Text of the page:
# What is the motivation to Einstein-Hilbert action?

What was the motivation to choose the Einstein-Hilbert action?

$$S= \int\sqrt{|\mathrm{det}(g_{\mu\nu})|} \, R\, d^4x$$

where $R$ is the Ricci scalar $R= R_{ab}g^{ab}$.

A quick and dirty way to see this is to consider the stress-energy $T_{\mu\nu}$ and its relationship to the Lagrangian density $$T_{\mu\nu}~=~2\frac{\partial{\cal L}}{\partial g^{\mu\nu}}~-~g_{\mu\nu}{\cal L}.$$ Now take the trace of this by multiplying by $g^{\mu\nu}$ so we obtain $$g^{\mu\nu}T_{\mu\nu}~=~2{\cal L}~+~2g^{\mu\nu}\frac{\partial{\cal L}}{\partial g^{\mu\nu}}.$$ Now compare this to the Einstein field equation $R_{\mu\nu}~-~\frac{1}{2}Rg_{\mu\nu}$ $=~8\pi GT_{\mu\nu}$. Multiply this by $g^{\mu\nu}$ and it is easy to see that ${\cal L}~=~R$.
This is however to consistent in all coordinates, since the Lagrangian density is evaluated as $\int{\cal L}d^4x$. To make this consistent with respect of coordinate transformations this must be multiplied by the power of the Jacobian determinant of the metric tensor. The Jacobian determinant of the metric tensor is $$det\Big|\frac{\partial x^\mu}{\partial x^\nu}\Big|~=~\sqrt{-g}.$$ This means the full lagrangian density for gravitation is ${\cal L}_g~=~\sqrt{-g}R$.
I believe it comes from the Principle of Least Action. Consider, for the Lagrangian $\mathscr{L}$ the action $$S = \int_{\text{all space}}\mathscr{L}d\,\Omega$$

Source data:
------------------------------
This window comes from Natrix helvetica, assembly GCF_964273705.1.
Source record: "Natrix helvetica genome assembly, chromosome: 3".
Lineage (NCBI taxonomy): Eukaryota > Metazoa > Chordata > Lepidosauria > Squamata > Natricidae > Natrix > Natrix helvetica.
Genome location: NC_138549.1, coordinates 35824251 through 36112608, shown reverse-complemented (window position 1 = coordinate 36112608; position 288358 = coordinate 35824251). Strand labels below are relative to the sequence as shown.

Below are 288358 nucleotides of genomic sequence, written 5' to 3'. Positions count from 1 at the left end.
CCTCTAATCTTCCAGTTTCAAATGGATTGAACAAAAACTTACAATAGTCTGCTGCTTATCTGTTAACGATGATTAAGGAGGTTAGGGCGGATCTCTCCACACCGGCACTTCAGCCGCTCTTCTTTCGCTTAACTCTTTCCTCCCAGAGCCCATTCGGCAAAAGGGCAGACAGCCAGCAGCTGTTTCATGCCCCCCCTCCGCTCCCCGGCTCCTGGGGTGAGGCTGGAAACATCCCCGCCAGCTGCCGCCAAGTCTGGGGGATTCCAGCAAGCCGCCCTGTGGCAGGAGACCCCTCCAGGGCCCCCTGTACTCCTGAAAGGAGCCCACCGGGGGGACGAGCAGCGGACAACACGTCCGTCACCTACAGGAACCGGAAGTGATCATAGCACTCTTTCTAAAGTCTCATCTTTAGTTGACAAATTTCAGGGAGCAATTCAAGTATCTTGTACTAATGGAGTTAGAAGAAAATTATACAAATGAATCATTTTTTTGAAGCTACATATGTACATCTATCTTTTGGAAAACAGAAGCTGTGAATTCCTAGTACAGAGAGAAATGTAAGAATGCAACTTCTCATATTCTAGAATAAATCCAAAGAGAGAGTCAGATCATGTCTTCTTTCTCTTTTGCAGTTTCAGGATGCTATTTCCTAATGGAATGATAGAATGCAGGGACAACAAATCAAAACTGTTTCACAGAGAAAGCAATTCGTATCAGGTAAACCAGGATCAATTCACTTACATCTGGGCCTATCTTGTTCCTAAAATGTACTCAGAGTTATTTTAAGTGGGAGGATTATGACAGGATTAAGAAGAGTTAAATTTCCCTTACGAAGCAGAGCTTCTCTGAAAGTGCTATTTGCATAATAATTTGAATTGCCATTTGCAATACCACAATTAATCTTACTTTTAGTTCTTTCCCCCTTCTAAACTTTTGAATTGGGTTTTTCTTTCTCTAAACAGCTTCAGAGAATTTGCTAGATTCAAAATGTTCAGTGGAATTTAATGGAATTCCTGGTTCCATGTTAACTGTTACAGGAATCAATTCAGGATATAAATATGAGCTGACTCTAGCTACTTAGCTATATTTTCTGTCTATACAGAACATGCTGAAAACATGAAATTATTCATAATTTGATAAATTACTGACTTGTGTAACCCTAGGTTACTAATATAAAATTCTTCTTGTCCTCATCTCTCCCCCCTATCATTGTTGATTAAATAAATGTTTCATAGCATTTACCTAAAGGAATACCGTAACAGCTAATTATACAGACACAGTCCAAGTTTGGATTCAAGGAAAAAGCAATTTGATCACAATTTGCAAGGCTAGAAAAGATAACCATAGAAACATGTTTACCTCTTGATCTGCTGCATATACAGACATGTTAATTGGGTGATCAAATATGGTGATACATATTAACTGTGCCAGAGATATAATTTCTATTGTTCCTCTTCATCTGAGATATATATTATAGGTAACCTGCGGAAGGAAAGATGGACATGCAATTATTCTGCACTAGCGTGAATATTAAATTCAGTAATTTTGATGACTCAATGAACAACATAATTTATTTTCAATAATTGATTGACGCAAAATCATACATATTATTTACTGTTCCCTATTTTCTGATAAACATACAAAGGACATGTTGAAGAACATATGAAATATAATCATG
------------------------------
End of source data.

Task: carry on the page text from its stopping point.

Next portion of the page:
Consider a small variation in the metric tensor so that $$g_{\mu \nu} \mapsto g_{\mu \nu}+S g_{\mu \nu}$$ which would naturally lead to a variation in the action itself $S \mapsto S + \delta S$. The action principle implies that $$\delta S = \int_{\text{all space}}\mathscr{L}^{\mu \nu}\delta g_{\mu \nu} d \Omega = 0$$ Where the $(2,0)$ tensor density of weight $1$ is defined as $\mathscr{L}^{\mu \nu} = \frac{\delta \mathscr{L}}{\delta g_{\mu \nu}}$.
The application of the principle of least action confined to gravitational space is $$S_g = \int_{\text{space}}\mathscr{L}_g\,d \Omega$$ The condition required in order to get to the field equations is that $$\delta \int \mathscr{L} d^4 x=0$$ The only scalar density of weight $1$ involving the metric and its derivatives up to second order is $\sqrt{-g}R$. So, if one takes \begin{align} \mathscr{L}_g &= \kappa^{-1}\sqrt{-g}R\\ &= \kappa^{-1}\sqrt{-g}g^{\mu \nu}R_{\mu \nu} \end{align} Then the result follows.